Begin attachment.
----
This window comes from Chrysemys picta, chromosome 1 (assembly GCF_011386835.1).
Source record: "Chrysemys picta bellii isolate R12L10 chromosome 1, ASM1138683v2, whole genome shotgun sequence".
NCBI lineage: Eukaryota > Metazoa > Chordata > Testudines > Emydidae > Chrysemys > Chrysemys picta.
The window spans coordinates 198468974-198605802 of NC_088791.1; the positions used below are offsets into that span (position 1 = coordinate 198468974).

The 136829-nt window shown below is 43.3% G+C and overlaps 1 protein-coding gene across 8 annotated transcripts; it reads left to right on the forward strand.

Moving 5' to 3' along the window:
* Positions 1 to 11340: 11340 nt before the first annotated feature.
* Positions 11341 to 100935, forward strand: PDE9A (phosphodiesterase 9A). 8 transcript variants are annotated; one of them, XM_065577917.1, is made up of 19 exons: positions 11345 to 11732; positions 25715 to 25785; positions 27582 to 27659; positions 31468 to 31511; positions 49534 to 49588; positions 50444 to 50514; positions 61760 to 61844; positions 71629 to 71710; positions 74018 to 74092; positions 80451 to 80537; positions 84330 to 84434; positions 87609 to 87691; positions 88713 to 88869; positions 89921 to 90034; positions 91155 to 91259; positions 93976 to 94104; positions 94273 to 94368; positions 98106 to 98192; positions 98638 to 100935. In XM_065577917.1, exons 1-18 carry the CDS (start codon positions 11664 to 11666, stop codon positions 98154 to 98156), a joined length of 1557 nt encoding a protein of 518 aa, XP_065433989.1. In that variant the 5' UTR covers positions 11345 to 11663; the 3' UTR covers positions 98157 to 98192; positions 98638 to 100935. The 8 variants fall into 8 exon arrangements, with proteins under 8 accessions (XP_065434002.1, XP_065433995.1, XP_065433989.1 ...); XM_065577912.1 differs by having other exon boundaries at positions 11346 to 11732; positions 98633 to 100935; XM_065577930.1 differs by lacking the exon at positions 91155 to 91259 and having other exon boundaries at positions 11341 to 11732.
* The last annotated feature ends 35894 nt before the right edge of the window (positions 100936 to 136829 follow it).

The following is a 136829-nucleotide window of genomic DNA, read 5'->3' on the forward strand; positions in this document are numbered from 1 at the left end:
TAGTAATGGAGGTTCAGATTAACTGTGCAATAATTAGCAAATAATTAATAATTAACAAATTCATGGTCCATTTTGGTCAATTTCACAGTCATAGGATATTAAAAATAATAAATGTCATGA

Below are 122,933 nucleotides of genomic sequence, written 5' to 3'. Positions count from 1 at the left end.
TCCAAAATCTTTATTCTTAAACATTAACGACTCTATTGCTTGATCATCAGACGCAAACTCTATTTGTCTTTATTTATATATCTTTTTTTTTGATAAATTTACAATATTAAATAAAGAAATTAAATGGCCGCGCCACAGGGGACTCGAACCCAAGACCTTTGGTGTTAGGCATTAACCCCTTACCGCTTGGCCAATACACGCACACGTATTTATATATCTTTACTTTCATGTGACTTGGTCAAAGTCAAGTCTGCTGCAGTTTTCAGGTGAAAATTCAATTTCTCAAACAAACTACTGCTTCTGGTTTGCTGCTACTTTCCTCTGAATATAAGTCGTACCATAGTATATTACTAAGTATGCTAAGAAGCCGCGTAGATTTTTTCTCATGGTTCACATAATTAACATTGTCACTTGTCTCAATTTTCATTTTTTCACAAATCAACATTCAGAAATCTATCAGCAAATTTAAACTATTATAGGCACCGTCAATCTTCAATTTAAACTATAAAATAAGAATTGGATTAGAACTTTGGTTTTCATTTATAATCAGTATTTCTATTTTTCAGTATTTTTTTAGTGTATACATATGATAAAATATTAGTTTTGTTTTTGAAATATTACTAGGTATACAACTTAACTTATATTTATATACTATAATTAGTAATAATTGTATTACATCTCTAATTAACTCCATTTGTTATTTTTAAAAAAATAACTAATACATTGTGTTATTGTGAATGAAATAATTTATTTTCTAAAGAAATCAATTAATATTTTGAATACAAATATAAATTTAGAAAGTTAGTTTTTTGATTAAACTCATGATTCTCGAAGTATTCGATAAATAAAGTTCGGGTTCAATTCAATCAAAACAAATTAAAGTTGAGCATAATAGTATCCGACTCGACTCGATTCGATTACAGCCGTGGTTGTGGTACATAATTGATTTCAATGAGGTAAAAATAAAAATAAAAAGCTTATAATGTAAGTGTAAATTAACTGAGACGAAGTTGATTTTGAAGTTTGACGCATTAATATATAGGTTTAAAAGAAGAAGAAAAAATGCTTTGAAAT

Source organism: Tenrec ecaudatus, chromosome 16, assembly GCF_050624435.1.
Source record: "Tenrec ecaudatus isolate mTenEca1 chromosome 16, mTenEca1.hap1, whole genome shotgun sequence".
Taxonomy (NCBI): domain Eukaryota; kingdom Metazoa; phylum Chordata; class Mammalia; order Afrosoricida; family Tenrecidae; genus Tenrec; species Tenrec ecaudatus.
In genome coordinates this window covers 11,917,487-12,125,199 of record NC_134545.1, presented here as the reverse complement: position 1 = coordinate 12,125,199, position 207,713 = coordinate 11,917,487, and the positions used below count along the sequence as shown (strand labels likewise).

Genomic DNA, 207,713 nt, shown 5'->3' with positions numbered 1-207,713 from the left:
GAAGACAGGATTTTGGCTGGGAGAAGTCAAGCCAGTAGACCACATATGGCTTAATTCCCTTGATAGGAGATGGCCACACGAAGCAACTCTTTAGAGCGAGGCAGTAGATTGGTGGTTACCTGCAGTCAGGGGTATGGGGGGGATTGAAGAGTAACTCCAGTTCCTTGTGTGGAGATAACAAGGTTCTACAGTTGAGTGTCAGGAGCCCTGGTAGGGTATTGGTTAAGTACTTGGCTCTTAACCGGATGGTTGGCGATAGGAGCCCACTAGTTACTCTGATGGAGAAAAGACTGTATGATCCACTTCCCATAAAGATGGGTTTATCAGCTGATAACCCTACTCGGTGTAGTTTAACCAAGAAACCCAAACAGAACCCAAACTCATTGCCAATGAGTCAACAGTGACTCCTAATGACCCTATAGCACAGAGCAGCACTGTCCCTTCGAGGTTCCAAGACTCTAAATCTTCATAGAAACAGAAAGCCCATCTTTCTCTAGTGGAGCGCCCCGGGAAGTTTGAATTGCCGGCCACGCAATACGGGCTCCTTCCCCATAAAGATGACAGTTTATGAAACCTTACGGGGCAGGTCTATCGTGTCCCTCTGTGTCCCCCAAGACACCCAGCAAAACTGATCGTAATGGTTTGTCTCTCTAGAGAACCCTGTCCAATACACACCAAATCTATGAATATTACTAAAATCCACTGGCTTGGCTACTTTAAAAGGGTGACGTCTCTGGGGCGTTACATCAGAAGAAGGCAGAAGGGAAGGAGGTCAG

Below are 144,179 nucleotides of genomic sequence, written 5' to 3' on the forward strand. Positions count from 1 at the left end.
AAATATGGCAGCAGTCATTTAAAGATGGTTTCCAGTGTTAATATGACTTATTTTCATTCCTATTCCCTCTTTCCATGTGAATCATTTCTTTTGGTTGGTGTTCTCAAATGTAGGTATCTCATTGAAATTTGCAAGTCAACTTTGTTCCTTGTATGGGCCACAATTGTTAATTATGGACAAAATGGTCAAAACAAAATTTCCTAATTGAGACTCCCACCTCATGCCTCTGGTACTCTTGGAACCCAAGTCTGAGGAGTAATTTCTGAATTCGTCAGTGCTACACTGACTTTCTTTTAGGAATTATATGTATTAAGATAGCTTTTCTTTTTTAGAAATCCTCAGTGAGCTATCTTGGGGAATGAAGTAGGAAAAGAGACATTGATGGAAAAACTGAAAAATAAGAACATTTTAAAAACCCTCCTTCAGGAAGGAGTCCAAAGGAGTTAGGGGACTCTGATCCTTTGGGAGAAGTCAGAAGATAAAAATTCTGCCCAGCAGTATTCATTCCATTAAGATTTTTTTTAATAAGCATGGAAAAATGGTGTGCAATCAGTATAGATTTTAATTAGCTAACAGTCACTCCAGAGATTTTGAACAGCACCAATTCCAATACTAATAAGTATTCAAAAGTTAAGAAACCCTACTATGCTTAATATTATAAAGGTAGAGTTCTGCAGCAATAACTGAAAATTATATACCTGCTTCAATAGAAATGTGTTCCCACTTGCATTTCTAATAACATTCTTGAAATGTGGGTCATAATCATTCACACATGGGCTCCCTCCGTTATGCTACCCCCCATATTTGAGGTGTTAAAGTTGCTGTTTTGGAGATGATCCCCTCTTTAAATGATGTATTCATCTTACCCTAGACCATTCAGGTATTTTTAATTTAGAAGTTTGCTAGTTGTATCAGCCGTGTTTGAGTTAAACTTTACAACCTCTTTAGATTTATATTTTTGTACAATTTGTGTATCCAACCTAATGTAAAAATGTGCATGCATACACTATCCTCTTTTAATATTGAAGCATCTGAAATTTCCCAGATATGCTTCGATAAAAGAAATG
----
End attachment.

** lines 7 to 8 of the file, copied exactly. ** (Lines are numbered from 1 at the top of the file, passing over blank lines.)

* Positions 1 to 11340: 11340 nt before the first annotated feature.
* Positions 11341 to 100935, forward strand: PDE9A (phosphodiesterase 9A). 8 transcript variants are annotated; one of them, XM_065577917.1, is made up of 19 exons: positions 11345 to 11732; positions 25715 to 25785; positions 27582 to 27659; positions 31468 to 31511; positions 49534 to 49588; positions 50444 to 50514; positions 61760 to 61844; positions 71629 to 71710; positions 74018 to 74092; positions 80451 to 80537; positions 84330 to 84434; positions 87609 to 87691; positions 88713 to 88869; positions 89921 to 90034; positions 91155 to 91259; positions 93976 to 94104; positions 94273 to 94368; positions 98106 to 98192; positions 98638 to 100935. In XM_065577917.1, exons 1-18 carry the CDS (start codon positions 11664 to 11666, stop codon positions 98154 to 98156), a joined length of 1557 nt encoding a protein of 518 aa, XP_065433989.1. In that variant the 5' UTR covers positions 11345 to 11663; the 3' UTR covers positions 98157 to 98192; positions 98638 to 100935. The 8 variants fall into 8 exon arrangements, with proteins under 8 accessions (XP_065434002.1, XP_065433995.1, XP_065433989.1 ...); XM_065577912.1 differs by having other exon boundaries at positions 11346 to 11732; positions 98633 to 100935; XM_065577930.1 differs by lacking the exon at positions 91155 to 91259 and having other exon boundaries at positions 11341 to 11732.